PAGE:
Among dozens of emails, phone calls and webinar offerings, I managed to expose myself blindly to two that focused on one challenge I see many in our career path have to overcome the most – talking too much and listening too little. Interestingly enough, neither of the messages was specifically targeting individual or style shortcomings, and even better, the subject line of these presentations was not about my listening skills at all.
Ok..I’m trying to be objective, but if this is not a moment of serendipity, then I don’t know what is. It also reminds me of the perfect definition of serendipity, I once read: “…is when you come to look for a needle in a stack of hay, and you end up finding a farmer’s daughter.” I love that because it’s a perfect metaphor for how I found my wife. Looking for that proverbial “needle in a haystack” for a partner, I found a beautiful Finnish Farmer’s daughter who’s made my life interesting ever since.
Anyway, the first piece of content is a video from http://www.entselling.com/ that talks about challenges selling in an entrepreneurial environment. It wasn’t focused on the selling or listening style at all. It is very good and I strongly recommend it to just about any team out there, but it was the listening piece of it that really struck a chord with me the most.
I’m old school sales…and I’d been trained on the importance of this skill for selling many years ago, and judging by my performance at the time, I had even learned to apply it on more than once occasion. However, as it may be obvious to people who know me, it is not one of my natural qualities. It seems that the more I get excited about the subject of conversation, the less patient I get with listening to anyone else talk, and it’s particularly true if I think I already figured out what they’re trying to tell me.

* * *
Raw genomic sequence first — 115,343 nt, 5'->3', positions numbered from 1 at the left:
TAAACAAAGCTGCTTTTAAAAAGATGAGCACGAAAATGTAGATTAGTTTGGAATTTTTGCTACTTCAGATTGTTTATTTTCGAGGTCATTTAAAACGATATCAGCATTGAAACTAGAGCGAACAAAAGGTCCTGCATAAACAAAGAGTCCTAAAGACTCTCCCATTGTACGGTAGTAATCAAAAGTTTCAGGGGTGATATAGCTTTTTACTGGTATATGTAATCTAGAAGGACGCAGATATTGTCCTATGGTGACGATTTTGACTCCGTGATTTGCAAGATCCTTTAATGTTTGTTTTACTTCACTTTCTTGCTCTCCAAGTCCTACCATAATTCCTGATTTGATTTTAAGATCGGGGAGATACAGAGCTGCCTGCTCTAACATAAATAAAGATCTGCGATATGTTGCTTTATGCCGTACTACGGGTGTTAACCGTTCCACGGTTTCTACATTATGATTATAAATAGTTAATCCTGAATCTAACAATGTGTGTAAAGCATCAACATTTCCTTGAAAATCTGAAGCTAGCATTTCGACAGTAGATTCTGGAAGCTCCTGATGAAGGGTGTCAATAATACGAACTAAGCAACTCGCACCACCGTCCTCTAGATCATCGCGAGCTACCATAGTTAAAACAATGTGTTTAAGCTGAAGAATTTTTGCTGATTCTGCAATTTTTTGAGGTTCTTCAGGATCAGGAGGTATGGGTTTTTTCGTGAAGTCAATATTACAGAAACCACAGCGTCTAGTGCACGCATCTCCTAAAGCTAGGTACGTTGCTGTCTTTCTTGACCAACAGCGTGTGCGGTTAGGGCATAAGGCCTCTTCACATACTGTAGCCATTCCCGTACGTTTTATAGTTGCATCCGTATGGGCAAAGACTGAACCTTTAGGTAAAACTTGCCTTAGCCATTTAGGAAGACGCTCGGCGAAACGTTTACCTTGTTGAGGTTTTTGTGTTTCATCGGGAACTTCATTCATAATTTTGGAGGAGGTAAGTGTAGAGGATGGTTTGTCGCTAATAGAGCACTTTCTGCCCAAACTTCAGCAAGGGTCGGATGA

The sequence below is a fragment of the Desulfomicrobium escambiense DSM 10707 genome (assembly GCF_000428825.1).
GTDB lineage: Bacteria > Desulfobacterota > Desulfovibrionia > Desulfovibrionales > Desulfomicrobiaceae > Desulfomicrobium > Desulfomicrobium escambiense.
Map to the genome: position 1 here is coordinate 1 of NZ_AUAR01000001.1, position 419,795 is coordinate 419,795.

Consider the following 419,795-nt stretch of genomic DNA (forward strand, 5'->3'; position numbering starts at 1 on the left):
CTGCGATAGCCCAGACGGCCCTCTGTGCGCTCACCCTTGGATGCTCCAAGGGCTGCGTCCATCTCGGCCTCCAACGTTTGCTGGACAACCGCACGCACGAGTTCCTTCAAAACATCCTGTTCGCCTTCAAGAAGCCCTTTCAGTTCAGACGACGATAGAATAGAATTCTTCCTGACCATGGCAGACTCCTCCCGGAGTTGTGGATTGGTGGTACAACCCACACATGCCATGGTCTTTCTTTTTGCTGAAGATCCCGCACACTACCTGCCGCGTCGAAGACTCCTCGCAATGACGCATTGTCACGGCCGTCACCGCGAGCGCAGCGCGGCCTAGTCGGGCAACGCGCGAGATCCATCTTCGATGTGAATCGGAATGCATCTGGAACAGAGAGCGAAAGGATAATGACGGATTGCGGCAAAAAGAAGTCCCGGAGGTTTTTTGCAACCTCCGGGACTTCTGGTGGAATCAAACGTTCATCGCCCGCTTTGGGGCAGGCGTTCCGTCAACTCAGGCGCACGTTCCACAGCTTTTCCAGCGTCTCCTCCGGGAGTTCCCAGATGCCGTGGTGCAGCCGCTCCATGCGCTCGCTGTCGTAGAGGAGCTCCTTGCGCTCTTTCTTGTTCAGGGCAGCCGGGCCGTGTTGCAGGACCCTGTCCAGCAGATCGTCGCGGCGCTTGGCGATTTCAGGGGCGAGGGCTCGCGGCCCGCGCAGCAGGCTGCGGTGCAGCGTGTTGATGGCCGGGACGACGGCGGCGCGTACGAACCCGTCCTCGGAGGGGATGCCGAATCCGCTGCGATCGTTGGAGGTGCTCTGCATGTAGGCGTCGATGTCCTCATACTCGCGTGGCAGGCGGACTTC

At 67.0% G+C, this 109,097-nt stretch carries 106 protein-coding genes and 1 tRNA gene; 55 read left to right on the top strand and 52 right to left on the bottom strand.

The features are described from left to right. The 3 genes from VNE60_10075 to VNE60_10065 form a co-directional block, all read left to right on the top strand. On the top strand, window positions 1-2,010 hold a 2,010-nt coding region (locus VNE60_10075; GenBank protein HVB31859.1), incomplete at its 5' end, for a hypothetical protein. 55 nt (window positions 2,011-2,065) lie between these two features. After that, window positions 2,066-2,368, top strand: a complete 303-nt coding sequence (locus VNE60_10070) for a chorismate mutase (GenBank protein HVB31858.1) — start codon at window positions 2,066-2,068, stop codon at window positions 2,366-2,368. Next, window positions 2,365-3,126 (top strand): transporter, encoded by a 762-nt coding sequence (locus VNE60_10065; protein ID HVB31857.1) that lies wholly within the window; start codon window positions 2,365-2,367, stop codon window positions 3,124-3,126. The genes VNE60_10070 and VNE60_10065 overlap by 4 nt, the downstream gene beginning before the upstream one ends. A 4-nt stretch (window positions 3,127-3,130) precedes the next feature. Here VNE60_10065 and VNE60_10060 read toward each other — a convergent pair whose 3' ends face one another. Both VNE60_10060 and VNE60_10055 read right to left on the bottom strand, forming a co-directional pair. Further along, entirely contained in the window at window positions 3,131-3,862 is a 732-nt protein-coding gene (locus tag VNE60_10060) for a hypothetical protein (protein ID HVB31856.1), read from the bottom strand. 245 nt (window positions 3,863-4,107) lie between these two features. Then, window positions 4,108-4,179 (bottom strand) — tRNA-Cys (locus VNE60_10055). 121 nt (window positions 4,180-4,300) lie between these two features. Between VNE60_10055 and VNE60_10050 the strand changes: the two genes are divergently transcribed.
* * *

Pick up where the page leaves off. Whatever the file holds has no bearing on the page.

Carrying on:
I may be right about that, but it doesn’t usually make for much of a great conversation experience, nor does it make them feel that they have been heard and that I actually do understand their concerns or problems. Apparently, it’s a very common problem that ends up undermining many who are understandably excited about their creations to a detriment of their potential customers’ comfort, and subsequently a sales success. Maybe I should start looking for a “shut up and listen” support group. Please let me know if such a group exists. I’ll sign up today.
Now, the second piece was even more interesting and was presented by Rebel Brown at the Defy Gravity webinar sponsored by TreeHouseInteractive. Rebel Brown is a very dynamic and passionate speaker, and she was talking about many marketers trying to use social media as traditional content broadcasting channel. The main lesson I took out of this presentation is about a challenge of the institutionalized listening process that needs to become more a part of a personalized conversation, if a brand wants to be successful in social media. I suppose that no brand will be able to survive without social engagement with their customers, as the customers are creators of a brand. A great presentation at our recent conference in DC reflected that general consensus.
“Advertising can help you sell good products, but only your customers are going to be able to help you build a great brand!”
So, the challenge is in learning what is important to your customers and communicating with them about this, as opposed to focusing on your product or your brand. An interesting thought..and I think the most difficult part is to not assume that we already know what it is, and not be afraid to learn from these open lines of communication.
Rebel also made a great point about the practice of counting followers and “likes” as a result of social media efforts. I will try to paraphrase it here as, “Do not confuse tactical metrics with actual meaningful results.” Let’s face it – these only exist because they are easy to count. Their relevance to business outcomes is very questionable, and the only thing they help to learn is how to manipulate or game the counting mechanisms. Interesting.
I don’t think a “real” marketer can be helped by a mere support group or volunteer 12-step program. Perhaps there is an opportunity for a true “rehab.” All you need is a recovering celebrity. I wonder what Charlie Sheen is doing these days…?